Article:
Wednesday, August 4, 2010

Amélie, artichokes, and vinaigrette

Please excuse my French today.  I'm blaming the artichokes & the head cold.  I had my first artichoke in France, so eating one always brings up lots of Proustian memories.  (I hated reading Proust in college.)

"Vous, au moins, vous ne risquez pas d'être un légume : même un artichaut a du coeur."
"At least you'll never be a vegetable - even artichokes have hearts."
- Amélie Poulain in the film Amélie

Have you ever seen the movie Amélie?  It's such a fantastic and sweet movie.  I saw it in the movie theatre in Paris after having spent the day strolling around Montmartre.  I had no idea what the movie was about, other than that my friend, Nathalie, insisted we see it.  It was a fantastic bit of kismet to have wandered Montmartre the same day, as that's the neighborhood where the movie takes place.  I had even gone through the subway station shown in the movie on the way to the theatre.
The line quoted above is when she's talking about the vegetable vendor, Collignon, who's a heartless jerk.  One of my favorite scenes in the movie is when the vendor's assistant is spouting off rhymes about what a jerk Collignon is, just like a little kid would do.  It ends with him calling Collignon a vas deferens (which sort of rhymes with Collignon in French). 

If you haven't seen Amélie, check it out.  It's utterly charming.  Unless you don't speak French and hate subtitles.  Then forget it.

Bizarre tangent, I'm sorry.  This damn decongestant is making me loopy. 

After 4 years of trying I finally picked and ate my first artichoke from my own yard.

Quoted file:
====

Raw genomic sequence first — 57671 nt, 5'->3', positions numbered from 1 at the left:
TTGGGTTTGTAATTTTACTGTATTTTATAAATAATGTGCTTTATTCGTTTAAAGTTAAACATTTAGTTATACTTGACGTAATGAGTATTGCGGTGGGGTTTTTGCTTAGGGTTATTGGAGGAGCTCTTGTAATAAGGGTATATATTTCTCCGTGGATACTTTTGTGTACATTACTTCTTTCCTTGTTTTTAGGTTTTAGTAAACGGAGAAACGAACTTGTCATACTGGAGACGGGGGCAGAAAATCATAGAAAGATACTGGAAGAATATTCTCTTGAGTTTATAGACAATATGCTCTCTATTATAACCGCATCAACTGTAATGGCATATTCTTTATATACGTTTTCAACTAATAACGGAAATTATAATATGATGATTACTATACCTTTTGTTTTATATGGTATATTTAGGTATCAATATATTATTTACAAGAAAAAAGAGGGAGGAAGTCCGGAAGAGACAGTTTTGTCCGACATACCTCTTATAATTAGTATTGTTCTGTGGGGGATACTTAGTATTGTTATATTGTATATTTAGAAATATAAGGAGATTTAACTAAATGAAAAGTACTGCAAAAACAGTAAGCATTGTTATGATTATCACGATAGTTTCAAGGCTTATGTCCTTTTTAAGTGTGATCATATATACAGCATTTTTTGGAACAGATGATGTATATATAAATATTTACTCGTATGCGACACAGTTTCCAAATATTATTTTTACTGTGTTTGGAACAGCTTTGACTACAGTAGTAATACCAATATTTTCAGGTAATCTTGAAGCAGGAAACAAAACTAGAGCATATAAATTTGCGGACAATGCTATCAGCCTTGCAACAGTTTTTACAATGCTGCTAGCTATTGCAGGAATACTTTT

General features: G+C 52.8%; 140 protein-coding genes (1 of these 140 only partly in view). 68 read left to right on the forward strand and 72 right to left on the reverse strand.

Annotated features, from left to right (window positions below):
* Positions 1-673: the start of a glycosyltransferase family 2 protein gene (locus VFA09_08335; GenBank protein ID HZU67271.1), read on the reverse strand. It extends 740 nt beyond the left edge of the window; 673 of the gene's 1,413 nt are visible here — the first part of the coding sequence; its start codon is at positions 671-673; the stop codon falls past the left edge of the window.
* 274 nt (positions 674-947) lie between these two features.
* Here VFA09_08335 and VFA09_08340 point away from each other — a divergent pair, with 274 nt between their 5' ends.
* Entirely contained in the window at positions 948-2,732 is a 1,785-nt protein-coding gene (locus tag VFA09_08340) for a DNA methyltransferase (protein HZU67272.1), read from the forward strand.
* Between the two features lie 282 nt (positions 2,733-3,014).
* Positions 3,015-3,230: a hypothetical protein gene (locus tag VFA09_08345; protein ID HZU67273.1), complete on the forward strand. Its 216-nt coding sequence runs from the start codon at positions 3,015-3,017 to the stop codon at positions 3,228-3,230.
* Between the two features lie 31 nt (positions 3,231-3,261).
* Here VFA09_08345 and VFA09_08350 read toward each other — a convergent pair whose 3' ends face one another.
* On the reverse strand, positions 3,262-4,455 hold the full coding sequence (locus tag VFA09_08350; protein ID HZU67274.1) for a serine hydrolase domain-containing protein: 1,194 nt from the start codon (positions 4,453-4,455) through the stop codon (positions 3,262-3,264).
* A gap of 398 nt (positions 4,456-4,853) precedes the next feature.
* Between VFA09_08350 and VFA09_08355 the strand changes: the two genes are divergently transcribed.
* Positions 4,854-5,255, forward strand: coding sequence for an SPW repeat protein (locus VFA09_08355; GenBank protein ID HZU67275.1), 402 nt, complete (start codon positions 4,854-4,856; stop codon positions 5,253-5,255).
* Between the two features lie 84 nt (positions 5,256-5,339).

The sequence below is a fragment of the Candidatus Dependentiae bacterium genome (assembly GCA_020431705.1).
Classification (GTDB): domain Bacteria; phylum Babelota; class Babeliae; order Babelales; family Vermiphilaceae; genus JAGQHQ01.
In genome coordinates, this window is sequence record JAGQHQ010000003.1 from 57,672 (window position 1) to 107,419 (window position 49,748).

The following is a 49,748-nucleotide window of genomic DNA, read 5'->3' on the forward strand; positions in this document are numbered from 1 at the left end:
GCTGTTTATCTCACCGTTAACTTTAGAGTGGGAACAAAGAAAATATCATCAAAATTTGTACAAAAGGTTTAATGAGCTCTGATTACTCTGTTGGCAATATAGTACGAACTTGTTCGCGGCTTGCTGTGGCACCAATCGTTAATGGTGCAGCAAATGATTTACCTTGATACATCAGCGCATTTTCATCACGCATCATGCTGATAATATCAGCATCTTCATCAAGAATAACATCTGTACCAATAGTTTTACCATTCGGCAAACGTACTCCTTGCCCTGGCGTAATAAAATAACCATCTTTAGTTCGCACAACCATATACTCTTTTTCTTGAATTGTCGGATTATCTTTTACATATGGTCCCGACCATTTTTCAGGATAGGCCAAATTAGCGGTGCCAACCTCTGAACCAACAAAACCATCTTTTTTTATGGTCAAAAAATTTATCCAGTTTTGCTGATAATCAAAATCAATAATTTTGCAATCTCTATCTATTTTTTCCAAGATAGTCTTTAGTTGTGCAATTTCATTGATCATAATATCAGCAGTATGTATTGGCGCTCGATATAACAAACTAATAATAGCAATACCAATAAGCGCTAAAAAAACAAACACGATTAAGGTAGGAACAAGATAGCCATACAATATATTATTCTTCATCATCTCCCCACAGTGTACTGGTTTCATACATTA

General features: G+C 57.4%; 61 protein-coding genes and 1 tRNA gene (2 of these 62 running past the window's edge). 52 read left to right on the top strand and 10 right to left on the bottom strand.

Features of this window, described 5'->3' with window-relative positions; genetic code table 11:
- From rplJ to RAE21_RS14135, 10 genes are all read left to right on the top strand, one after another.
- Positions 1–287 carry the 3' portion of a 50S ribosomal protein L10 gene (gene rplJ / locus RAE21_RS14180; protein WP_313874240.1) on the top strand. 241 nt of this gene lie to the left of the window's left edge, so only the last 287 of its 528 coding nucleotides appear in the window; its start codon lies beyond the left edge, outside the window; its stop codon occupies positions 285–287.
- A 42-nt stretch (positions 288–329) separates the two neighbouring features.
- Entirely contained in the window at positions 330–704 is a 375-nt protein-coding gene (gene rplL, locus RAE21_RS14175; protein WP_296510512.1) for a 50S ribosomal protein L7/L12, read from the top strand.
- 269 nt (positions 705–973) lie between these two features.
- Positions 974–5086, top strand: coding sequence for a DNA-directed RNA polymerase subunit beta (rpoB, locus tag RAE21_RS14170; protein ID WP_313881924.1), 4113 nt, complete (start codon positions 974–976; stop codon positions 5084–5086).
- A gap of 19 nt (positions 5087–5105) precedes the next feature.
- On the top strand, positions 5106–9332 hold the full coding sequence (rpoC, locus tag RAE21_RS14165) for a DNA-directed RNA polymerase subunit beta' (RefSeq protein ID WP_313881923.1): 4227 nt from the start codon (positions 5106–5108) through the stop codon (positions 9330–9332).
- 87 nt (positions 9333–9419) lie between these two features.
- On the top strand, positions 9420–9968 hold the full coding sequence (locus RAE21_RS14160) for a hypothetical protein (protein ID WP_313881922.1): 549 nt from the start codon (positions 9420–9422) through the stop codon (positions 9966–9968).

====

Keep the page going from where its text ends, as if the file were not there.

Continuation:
Here it is before:

And after:

The French call artichokes "le plat des pauvres" (poor man's dish) because there's more when you're done than when you started.
Les artichauts, c'est un vrai plat de pauvres. C'est le seul plat que quand t'as fini de manger, t'en as plus dans ton assiette que quand tu as commencé ! (COLUCHE, French comedian)
Atichokes, now there's a real poor guy's food.  It's the only dish where you've got more on your plate when you're done than when you'd started.

The first artichoke I ever ate was in France with the Blanchet family.  I had no idea how to eat it.  Once I got to the choke Jean Claude said to me, "you won't like that part, give it to me".  Marie-Claude, my surrogate mom, shooed him away from my prize and showed me how to scrape the choke from the heart, the best part.


That memory comes back to me every time I eat an artichoke.  Vous me manquez énormément, mes amis.

Here's a recipe for a traditional French vinaigrette to be used as a dressing for summer salads and a dip for artichoke leaves.

In a small bowl, mix 1 tablespoon Dijon mustard with 1 tablespoon red wine vinegar and salt/pepper to taste.  Slowly add 3 tablespoons of vegetable oil (not olive oil), one at a time, stirring well to emulsify.  Use immediately.

For variation, mix in any of the following:
  • fresh chopped or dried herbs, such as tarragon, savory, or basil
  • minced shallots
  • roasted garlic paste.
Bon appétit!

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